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Medicina Intensiva

versión impresa ISSN 0210-5691

Med. Intensiva vol.31 no.4  may. 2007




Critical care medicine in the hospital: lessons from the EURICUS-studies

La medicina crítica en el Hospital: una lección de los estudios EURICUS



D. Reis Miranda1; R. Rivera-Fernández2; R.E. Nap1

1University Hospital. Groningen. The Netherlands.
2Hospital Santa Ana. Motril. Granada. España.

Dirección para correspondencia




We have performed a retrospective analysis of the EURICUS-studies using their database at the Foundation for Research on Intensive Care in Europe (FRICE) and other related documents, among which the various reports produced to the European Union which granted the studies, with the following purposes: a) to select and describe the most relevant observational and experimental results of the EURICUS studies; b) to inventory the main obstacles to the appropriate organization of intensive care medicine in the Hospital and c) to highlight amid the acquired knowledge those subjects which could have a direct and primary impact for improving the organization and management of intensive care units (ICUs). The EURICUS-studies have shown a rather non-systematic variation on the variables of the organization and management, resulting in a significant waste of resources and in a generally perceived insufficient performance of ICUs in Europe. Three major roadblocks were found: a) the lack of a clear concept of Critical Care Medicine; b) the lack of defined objectives both regarding the planning of the facilities and the activities to be developed in the ICU and c) the lack of a purposeful organization and management of work in the ICU. The further development and integration of each ICU in the Hospital should consider the following: a) the system approach to the analysis and standardization of processes of care; b) the redefinition of all jobs in each ICU; c) the definition of patient/nurse ratios in each ICU and sibling departments and d) to professionalize the organization and management of the ICU.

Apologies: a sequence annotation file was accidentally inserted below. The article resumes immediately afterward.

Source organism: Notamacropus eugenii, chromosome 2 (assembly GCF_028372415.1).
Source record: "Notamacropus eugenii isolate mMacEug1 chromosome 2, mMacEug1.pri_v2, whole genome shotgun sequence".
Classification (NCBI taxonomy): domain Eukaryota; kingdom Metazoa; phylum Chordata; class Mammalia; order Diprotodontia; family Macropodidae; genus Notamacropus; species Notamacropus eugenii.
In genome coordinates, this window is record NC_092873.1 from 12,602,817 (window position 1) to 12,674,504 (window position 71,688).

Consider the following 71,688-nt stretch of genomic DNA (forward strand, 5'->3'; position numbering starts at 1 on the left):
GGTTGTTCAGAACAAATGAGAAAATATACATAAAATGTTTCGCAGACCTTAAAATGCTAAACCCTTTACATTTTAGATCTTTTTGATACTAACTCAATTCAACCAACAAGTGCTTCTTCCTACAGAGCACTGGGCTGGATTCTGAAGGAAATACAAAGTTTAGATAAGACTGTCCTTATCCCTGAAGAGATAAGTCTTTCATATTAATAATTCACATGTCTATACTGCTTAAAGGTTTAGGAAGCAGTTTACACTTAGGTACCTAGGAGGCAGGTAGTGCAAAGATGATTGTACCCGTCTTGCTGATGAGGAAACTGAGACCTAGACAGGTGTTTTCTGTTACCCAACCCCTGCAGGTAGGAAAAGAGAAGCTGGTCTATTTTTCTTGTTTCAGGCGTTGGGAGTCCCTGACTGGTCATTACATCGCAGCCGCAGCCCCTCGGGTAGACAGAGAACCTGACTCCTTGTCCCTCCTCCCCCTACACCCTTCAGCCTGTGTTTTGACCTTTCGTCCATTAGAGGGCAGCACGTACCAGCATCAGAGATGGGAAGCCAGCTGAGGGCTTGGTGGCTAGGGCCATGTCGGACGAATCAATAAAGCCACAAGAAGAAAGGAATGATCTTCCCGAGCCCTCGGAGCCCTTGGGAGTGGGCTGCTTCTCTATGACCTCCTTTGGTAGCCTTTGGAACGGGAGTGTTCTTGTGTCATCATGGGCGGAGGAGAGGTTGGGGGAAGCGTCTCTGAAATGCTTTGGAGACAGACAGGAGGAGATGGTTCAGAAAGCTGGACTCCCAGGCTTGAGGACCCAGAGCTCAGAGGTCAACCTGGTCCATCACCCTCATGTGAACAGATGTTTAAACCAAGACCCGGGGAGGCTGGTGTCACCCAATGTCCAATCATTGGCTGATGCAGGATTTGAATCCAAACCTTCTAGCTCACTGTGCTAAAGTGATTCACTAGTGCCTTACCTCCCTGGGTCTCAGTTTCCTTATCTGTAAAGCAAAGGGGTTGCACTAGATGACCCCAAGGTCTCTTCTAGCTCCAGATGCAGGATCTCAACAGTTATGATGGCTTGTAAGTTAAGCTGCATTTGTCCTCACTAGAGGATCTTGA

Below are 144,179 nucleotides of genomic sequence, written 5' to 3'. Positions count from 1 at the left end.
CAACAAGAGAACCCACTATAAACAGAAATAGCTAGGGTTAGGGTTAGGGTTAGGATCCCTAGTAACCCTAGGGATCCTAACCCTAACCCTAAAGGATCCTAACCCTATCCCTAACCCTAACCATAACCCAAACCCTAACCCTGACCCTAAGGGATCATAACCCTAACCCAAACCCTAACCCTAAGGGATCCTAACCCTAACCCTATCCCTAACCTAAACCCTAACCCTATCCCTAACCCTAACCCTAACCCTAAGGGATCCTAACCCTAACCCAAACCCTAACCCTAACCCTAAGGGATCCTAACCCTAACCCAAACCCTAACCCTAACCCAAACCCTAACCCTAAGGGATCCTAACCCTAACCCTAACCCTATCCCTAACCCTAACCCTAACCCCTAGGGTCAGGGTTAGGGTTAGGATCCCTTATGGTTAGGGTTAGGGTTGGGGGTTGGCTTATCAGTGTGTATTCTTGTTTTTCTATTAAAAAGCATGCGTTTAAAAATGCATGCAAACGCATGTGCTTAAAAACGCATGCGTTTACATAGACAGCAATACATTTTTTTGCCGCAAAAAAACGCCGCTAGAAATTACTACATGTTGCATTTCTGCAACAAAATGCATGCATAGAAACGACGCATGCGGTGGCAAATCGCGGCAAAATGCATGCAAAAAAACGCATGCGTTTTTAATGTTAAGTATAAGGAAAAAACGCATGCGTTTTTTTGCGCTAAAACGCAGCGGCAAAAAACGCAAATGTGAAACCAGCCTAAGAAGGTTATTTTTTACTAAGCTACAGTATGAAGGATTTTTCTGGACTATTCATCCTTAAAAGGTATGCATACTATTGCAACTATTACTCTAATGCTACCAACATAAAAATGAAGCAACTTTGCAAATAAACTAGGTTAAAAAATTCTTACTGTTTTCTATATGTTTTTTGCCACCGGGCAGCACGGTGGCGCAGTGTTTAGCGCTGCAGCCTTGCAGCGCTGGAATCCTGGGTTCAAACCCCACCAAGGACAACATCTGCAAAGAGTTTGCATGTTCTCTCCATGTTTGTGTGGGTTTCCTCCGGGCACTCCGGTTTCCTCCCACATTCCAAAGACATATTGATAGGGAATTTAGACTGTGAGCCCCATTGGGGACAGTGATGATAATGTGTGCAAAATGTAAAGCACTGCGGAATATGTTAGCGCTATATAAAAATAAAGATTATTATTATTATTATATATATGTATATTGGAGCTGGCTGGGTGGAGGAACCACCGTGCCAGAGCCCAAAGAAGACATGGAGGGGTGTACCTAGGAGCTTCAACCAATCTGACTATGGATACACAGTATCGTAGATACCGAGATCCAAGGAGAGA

Palabras clave: EURICUS studies, organization and management, processes of care, job-analysis.